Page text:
While he has enjoyed making his own decisions and pursuing his interests he fears young dentists may not have the same breadth of choice he did. “When I left dental school I had options; perhaps to pursue an academic career before joining general practice where I would have a choice of different practices. I’m concerned that the variety of practices is reducing for today’s graduates.”
He believes the future survival of small practices could be under threat, unless they find ways to share services. “I’ve seen people face increasing pressures. For one thing, the amount of admin involved in the job has increased immensely over the years. Meanwhile, the HMRC questioning of associates’ self-employed status encourages an environment where direct employment becomes the simplest and most cost-effective option.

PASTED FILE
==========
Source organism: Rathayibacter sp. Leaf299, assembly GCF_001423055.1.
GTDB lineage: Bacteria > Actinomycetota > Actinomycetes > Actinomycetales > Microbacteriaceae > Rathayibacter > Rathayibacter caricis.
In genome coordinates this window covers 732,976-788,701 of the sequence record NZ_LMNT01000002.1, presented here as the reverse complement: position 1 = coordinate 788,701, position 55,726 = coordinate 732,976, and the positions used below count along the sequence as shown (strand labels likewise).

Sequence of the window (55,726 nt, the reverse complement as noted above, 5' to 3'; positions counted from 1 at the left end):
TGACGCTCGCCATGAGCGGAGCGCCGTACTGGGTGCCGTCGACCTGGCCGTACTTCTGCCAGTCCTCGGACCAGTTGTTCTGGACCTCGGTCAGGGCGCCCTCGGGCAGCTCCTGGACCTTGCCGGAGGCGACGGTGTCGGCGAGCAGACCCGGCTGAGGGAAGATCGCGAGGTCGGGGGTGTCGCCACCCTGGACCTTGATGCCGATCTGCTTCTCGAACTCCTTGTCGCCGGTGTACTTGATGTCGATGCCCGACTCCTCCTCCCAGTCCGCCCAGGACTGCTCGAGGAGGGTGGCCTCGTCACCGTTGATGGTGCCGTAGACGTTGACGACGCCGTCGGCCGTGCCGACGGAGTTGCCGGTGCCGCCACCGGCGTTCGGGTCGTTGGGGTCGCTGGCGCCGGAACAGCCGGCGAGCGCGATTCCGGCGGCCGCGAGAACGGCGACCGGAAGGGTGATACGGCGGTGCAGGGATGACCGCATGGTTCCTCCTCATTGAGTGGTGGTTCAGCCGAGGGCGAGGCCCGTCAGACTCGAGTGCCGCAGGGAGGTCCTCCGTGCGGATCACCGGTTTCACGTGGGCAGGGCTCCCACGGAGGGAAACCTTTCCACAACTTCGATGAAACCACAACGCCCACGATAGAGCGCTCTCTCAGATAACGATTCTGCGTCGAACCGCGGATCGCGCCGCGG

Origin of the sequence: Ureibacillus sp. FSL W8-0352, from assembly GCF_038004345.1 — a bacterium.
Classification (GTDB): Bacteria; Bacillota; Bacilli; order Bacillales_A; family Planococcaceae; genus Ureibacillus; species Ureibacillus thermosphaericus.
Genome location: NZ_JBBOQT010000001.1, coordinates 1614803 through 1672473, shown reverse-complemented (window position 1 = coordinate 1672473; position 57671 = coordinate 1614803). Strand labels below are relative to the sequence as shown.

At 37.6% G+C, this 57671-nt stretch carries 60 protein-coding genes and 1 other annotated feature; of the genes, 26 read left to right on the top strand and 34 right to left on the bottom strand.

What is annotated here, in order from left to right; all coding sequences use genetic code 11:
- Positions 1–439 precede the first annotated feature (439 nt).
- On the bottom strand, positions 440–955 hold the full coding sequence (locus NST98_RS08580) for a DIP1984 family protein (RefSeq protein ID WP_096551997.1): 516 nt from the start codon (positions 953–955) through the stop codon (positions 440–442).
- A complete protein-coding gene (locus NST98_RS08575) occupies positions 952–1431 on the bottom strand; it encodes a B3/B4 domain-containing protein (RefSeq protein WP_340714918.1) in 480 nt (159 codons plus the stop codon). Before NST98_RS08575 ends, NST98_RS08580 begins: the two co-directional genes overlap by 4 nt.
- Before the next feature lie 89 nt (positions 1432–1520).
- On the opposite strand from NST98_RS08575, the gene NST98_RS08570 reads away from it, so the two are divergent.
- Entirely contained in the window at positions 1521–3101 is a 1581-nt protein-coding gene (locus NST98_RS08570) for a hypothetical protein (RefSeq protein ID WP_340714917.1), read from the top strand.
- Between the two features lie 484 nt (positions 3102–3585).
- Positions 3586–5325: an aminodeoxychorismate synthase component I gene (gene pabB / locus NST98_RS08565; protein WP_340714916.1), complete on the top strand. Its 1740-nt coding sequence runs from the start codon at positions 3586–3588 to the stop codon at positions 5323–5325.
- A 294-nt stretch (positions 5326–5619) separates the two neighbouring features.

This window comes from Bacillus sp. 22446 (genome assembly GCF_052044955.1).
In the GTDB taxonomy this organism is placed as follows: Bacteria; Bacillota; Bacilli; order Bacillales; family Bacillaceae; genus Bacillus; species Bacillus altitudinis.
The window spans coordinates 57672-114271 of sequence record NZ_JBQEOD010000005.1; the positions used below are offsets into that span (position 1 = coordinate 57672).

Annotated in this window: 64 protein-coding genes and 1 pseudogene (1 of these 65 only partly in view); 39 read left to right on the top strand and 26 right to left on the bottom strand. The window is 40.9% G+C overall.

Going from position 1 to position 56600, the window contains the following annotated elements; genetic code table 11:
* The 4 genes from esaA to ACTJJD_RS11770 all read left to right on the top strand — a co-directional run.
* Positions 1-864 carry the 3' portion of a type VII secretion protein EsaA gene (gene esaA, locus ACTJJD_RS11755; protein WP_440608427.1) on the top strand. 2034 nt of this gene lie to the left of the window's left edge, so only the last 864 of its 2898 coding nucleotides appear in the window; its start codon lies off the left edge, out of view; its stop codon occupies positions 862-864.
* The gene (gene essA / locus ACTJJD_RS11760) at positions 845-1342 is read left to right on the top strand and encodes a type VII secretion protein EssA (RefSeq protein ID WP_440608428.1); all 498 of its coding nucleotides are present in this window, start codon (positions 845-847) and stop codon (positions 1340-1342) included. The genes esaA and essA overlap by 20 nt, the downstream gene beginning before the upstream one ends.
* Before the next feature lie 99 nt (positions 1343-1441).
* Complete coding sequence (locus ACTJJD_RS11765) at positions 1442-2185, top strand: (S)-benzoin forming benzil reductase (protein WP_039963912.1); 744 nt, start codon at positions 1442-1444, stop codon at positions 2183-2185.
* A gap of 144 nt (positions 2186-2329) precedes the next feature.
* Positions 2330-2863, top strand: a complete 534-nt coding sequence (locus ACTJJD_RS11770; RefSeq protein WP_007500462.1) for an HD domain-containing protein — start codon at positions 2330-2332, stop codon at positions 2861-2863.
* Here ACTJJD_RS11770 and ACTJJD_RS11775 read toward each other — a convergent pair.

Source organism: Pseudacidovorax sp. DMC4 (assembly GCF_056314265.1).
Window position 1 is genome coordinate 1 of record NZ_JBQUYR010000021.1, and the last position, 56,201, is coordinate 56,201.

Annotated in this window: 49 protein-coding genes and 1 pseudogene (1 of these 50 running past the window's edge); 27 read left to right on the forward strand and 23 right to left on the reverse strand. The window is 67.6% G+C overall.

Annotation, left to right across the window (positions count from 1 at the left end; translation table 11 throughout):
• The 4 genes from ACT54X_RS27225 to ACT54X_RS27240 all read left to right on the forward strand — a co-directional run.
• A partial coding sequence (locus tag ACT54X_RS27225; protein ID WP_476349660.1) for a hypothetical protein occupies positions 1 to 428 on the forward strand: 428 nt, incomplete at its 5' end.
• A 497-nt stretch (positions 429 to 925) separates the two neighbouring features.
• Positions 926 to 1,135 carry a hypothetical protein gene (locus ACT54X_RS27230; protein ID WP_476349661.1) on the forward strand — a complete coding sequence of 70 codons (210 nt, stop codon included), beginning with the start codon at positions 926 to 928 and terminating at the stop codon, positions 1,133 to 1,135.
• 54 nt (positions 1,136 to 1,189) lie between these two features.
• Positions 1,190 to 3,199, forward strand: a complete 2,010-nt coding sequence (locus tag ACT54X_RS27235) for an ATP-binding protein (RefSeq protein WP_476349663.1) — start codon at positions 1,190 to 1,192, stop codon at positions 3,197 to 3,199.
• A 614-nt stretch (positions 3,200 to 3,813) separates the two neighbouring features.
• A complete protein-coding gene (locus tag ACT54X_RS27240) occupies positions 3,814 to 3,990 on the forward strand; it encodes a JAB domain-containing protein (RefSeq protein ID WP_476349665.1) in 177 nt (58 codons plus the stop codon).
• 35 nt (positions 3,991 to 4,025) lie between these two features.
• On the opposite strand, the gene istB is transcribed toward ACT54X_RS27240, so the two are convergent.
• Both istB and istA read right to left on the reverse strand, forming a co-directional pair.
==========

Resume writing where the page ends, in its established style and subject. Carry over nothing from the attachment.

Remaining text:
“I worry about these trends because there’s the possibility that fewer practices will survive and we’ll have less diversity in the profession; that’s not good for patients, as well as dentists.”
By joining together to share common services it may be that the owners of small practices can increase their financial viability and even improve work/life balance, allowing them more time for themselves. He suggested co-operation can help in other ways. “With regular inspection comes the pressure to produce written protocols. Those sorts of resources could also be shared, which would help spread good ideas, as well as help save time, effort and money.”